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· Registered
386 Posts
Discussion Starter · #1 · (Edited)
Hello fellow fish folks,
Just a note that can possibly save you some time, money and aggravation. Every year we all hear about someone losing a prized rod/reel here at the South Park lakes as well as wherever you fish. One of my fish friends recently lost a $1,000+ outfit to a fish that really wanted his bug while he was distracted, rod overboard. Hopefully we'll retrieve it soon?
Having been in this situation several years ago, and my typical engineering thinking, I took a couple steps to try and avoid a similar situation all over again.
I now, do not take a rod on the lake w/o a float guard on it,

They cost about $3.00 each, cheap insurance!

The other thing that has helped me save tackle, and retrieve it when lost, is in the attached picture. A simple vinyl stick-on that I place on all of my rods, fly boxes, nets and anything else I'll probably lose or misplace. These things are available from,
Vinyl, waterproof and simple, as I remember $25 or so for 200 about ten cents each, 3/4" X 3" stick on almost anything!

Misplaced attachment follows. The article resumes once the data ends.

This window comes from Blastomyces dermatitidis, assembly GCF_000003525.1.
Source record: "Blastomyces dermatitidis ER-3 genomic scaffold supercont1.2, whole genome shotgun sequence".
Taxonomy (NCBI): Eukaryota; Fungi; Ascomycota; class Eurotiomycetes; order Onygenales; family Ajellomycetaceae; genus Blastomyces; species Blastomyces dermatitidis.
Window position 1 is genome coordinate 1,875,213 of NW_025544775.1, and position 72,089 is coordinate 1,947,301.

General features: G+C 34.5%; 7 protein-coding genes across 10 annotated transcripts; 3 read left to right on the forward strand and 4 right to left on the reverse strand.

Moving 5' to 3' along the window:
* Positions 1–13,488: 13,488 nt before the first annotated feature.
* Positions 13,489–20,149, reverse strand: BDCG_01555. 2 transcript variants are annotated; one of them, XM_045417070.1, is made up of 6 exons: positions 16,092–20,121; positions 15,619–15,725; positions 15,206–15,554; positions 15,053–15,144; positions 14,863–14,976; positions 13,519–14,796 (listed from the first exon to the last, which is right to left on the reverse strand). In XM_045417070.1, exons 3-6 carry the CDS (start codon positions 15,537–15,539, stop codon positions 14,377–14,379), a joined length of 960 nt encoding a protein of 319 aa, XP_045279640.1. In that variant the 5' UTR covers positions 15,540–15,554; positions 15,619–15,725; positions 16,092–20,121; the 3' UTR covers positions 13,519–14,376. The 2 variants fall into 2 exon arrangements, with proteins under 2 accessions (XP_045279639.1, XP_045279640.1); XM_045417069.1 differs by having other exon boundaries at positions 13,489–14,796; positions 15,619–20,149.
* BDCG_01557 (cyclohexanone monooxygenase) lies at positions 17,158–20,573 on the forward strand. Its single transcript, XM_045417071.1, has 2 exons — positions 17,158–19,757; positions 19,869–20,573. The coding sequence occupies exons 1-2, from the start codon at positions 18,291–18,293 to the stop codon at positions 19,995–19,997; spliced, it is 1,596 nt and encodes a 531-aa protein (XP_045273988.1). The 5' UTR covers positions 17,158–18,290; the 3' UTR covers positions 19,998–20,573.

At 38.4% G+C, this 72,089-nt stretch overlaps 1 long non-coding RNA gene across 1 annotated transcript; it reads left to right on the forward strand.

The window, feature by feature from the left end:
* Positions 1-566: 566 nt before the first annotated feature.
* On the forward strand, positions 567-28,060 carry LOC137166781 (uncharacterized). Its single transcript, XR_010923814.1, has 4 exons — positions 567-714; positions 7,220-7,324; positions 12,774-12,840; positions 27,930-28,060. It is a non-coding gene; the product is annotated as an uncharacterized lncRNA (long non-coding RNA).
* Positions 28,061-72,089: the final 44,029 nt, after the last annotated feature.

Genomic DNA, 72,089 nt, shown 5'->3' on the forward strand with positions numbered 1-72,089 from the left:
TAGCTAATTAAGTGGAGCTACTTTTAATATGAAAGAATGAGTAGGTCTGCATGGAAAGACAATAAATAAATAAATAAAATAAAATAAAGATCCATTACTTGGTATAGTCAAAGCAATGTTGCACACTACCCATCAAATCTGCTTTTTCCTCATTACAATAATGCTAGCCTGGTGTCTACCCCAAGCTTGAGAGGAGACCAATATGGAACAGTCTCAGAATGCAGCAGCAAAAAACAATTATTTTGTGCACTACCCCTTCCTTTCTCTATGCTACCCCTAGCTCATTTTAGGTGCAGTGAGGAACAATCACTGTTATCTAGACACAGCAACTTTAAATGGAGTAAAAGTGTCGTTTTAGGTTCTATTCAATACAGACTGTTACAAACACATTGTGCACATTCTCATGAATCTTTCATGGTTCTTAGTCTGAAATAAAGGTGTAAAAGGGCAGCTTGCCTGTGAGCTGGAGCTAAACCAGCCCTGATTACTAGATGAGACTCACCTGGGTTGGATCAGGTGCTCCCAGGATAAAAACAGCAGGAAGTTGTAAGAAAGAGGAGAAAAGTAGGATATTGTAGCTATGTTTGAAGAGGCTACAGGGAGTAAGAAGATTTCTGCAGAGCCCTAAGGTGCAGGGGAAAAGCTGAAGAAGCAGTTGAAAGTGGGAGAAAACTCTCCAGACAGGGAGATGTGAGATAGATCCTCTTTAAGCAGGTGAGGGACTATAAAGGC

The stickers have (Owner: Bill Hadley and my cell number)
I have had three fly boxes returned over the years that I hadn't even realized I lost.
Not for everyone and some folks don't want stickers or floats on their tackle but these two items have saved me a lot of money over the years.
Hope you never lose a loved rod and reel, it's a big kick in the stomach for sure.

· Registered
2,901 Posts
Kind of amazed at the people who say they left a rod or a tackle box at a lake. Not that hard to check your stuff before you leave.

· Registered
1,623 Posts
I have never lost a rod on my boat or when I was a shore fisherman.
All rods are in a rod holder or in the hand if the line is in the water, simple.

I agree with slayer, $ 1 k for a rod.
I will never know if an expensive rod is worth it's money.
I could afford one but choose not to.
I take a guy fishing on the boat that his most expensive rod and reel cost $50.
It catches as many fish as my $250 rod and reel.

The rod doesn't catch the fish, the lure does.
I'd rather spend money on lures than rods.


· Registered
377 Posts
Main situation where this has almost happened in my experience is while in the float tube or 1-man pontoon and handling a fish in the net. You remove the fly from the fish's mouth and drop the flies over the side to get them out of the way while working with the fish for a picture or measuring, etc., then next thing you know another fish right below you strikes, your rod tip bends down violently, and the whole rod/reel rig flips off into the water if you don't have it snugged down. Bill's suggestions are good ones.
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